Surf Lifesaving

Surf lifesaving started in Australia and spread to South Africa during the 1930's, with the first World Championships held in Durban in 1974. Surf Lifesaving Clubs were first formed in Natal in 1927/28 in Durban and on the mid-south coast. 1933 saw the formation of the Surf Lifesaving Association of South Africa (SLASA), the participants being the nine clubs then in operation. Lifesaving in the Eastern Cape was re-established in 1950, after a lapse of 18 years, by the East London Surf Lifesaving Club. Western Province clubs were established and affiliated from 1958. Competitve lifesaving involves various disciplines using boats and paddle craft, as well as running on the beach - while the swimmers feature in the surf swims and reel alarm rescue events.

South African swimmers, like Springboks Geoff Grylls, Ricky Colepepper, world record holder Jonty Skinner, Kevin Richards, Graham Hill, Nicky Gray, Paul Blackbeard and many others have always been a part of the sport

Click here to see a video of surf swims including Kevin Richards, Graham Hill, Julian Taylor and Hugh Ross.

Springbok teams have competed internationally, including an Australian tour to South Africa in 1954, an appearance in Australia during the 1956 Olympic Games (not part of the Games). The Springboks toured Australia in 1967 1969 and 1971 when they also competed in New Zealand. The 1971 tour was blighted by anti-South African protestors action. SLASA chairman Neville Gracie was also to come the President of SAASU in 1959.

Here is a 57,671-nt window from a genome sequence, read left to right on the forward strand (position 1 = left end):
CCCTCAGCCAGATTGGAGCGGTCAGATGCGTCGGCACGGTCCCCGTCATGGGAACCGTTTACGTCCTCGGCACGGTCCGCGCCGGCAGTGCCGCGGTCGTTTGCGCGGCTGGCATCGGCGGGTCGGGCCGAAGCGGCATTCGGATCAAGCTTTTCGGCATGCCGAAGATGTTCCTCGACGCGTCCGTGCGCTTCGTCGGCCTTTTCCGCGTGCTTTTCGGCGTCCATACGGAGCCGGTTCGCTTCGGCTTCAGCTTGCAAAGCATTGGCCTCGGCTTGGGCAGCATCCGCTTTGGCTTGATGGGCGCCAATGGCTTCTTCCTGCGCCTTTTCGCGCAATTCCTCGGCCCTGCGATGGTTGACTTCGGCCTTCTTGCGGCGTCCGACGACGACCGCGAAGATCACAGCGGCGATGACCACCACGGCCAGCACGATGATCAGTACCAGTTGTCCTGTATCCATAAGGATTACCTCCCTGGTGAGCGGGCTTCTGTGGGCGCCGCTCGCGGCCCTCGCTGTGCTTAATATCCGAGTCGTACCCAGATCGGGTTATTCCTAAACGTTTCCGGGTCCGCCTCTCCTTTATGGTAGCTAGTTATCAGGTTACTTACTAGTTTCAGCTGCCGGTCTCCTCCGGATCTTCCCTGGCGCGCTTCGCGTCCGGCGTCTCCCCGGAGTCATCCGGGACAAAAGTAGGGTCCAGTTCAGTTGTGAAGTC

Australian surf lifesaving tour of South Africa in 1954


Click here to see a 1940 video of female lifesavers in South Africa performing a drill.  Click here for a 1943 video about Cape Town female lifesavers - called Women Lifesavers - Life Saving Girls.

And follow this link to 1959 video of South African lifesavers.

Many swimmers have competed in surf lifesaving, winning Springbok colours at international events. Jonty Skinner - who set a world record for the 100m freestyle in 1976 - gained his swimming colours after he had represented South Africa in surf lifesaving, against Australia in 1972.

Others like Lee McGregor, Graham Hill and Kevin Richards also became double Springboks, while Paul Blackbeard was a triple Springbok, for representing South Africa at both surf and still water lifesaving - where he held the world record for 200m obstacle race.

1979 Springbok Surf lifesaver Paul Blackbeard - tour to the USA

Lifesaving Springbok Graham Hill, Brett Pengelly and Julian Taylor. Julian set two Masters world records at the 2004 at the International Lifesaving Federation Championships in Livorno, Italy.

Another legend of South African swimming - and lifesaving - Geoff Grylls set world records for the still water lifesaving 200m obstacle race at the Livorno world championships in 2004 and Goolong in 2006.

More in this category: « Annette Cowley Swimming Clubs »

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